The Seagate Wireless Plus
How much would you pay for a 1 terabyte iPad? That's a tablet with 1024 gigabytes of storage, enough to hold 1500 movies, give or take, which amounts to some 3220 hours of movie-watching bliss. You could fly from Sydney to London and back 67 times and never have to watch the same movie twice. How much would that be worth to you?
Based on the lowest price Apple charges for extra storage, a 1 terabyte iPad would cost $2409, which naturally is an absurd figure both because it's far more than anyone in his or her right mind would pay (though anyone travelling from Sydney to London and back 67 times would long since have lost their right mind, along with their luggage, somewhere in Heathrow airport), and because such a device doesn't exist. The biggest iPad is just 128 gigs.
But for just $249 on top of the cost of your iPad or other tablet or phone, you could buy a 1 terabyte Seagate Wireless Plus and get more or less the same thing.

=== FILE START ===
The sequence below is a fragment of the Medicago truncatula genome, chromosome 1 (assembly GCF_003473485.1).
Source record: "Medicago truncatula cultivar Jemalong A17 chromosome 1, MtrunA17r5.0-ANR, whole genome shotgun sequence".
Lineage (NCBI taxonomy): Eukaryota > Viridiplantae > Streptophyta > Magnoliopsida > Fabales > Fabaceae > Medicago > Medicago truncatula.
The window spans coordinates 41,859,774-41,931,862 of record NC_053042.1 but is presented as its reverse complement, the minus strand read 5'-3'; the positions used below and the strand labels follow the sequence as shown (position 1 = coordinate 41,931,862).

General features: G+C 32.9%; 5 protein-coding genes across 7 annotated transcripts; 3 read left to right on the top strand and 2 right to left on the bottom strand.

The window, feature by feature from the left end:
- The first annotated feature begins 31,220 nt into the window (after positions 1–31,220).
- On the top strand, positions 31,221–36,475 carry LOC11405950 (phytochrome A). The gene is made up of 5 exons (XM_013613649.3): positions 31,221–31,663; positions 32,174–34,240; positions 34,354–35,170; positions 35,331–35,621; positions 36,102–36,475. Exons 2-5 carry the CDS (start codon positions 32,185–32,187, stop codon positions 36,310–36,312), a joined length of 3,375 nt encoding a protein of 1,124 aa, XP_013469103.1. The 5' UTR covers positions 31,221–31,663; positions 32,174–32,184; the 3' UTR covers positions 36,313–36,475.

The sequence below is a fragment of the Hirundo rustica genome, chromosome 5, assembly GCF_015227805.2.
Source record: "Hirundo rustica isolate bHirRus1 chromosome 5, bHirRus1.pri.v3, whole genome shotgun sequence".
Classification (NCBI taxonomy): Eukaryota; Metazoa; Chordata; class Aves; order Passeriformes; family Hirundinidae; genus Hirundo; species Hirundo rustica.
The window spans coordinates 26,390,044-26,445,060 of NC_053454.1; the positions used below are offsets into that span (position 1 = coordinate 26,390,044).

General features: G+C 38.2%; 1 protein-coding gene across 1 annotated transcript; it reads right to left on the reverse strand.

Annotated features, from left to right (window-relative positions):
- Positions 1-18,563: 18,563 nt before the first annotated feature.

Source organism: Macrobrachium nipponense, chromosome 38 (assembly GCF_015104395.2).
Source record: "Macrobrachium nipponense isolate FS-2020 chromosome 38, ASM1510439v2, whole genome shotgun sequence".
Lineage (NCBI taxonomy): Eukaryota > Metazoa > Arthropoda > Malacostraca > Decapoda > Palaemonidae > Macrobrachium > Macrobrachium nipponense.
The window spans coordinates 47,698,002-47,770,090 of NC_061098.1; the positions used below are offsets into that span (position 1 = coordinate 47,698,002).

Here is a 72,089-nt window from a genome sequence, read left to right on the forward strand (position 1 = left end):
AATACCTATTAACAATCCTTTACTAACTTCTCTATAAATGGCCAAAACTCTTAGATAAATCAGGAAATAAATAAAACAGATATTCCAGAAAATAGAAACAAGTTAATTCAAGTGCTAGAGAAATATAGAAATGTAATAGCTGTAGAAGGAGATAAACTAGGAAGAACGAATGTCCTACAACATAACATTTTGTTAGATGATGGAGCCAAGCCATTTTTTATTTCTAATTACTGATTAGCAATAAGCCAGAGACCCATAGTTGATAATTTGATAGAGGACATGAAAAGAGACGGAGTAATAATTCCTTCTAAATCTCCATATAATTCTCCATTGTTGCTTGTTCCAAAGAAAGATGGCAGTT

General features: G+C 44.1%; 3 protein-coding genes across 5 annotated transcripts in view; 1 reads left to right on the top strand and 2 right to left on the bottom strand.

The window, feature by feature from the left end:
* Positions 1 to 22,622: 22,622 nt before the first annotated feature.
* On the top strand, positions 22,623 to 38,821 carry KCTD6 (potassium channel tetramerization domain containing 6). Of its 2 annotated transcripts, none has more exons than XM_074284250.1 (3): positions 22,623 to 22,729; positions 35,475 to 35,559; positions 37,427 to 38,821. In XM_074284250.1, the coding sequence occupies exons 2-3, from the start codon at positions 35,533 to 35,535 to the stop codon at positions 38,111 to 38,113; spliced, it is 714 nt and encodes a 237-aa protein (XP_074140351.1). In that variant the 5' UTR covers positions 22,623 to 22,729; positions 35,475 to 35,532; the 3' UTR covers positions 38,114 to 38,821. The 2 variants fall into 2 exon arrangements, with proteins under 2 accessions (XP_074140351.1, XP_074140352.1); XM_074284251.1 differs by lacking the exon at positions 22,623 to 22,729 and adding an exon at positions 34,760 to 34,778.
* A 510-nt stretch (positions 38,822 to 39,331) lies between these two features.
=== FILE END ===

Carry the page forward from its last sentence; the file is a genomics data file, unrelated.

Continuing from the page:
You can pretty well figure out what the Seagate Wireless Plus is just from its name. Seagate is one of the world's largest manufacturers of hard drives, and you guessed it, the Wireless Plus is essentially a 1 terabyte portable hard drive. But as the "Wireless" suggests, it's a portable hard drive with a difference: it's a battery-powered hard drive (battery life: 6.4 hours in our tests) that you can connect to wirelessly, using Wi-Fi from your iPad, iPhone, Android phone or tablet, or indeed any other Wi-Fi device, including a TV.
I guess the "Plus" means that, once you connect your device to the Seagate, you wind up with a device that has whatever storage it started with, plus a terabyte.
It's a pretty nice idea, though I should point out that, in the case of iOS and Android devices attached wirelessly to the Wireless Plus, you don't wind up with an additional terabyte of storage that can be used the same way your device's main storage can be used. It's not accessible to all your apps, but only to a special Seagate app that you have to run on your device. (More on that in a moment.)
That's not so with PCs and notebooks, however: the Wireless Plus comes with a built-in Windows file-sharing server, known as a SAMBA server, and you can attach your PC to it the same way you can attach it to any network drive - no special app required. You can even "mount" the Wireless Plus onto your local file system (again using SAMBA), so it looks to your applications as if the 1 terabyte hard drive was physically attached to your computer.
Sign up for MIS Asia eNewsletters.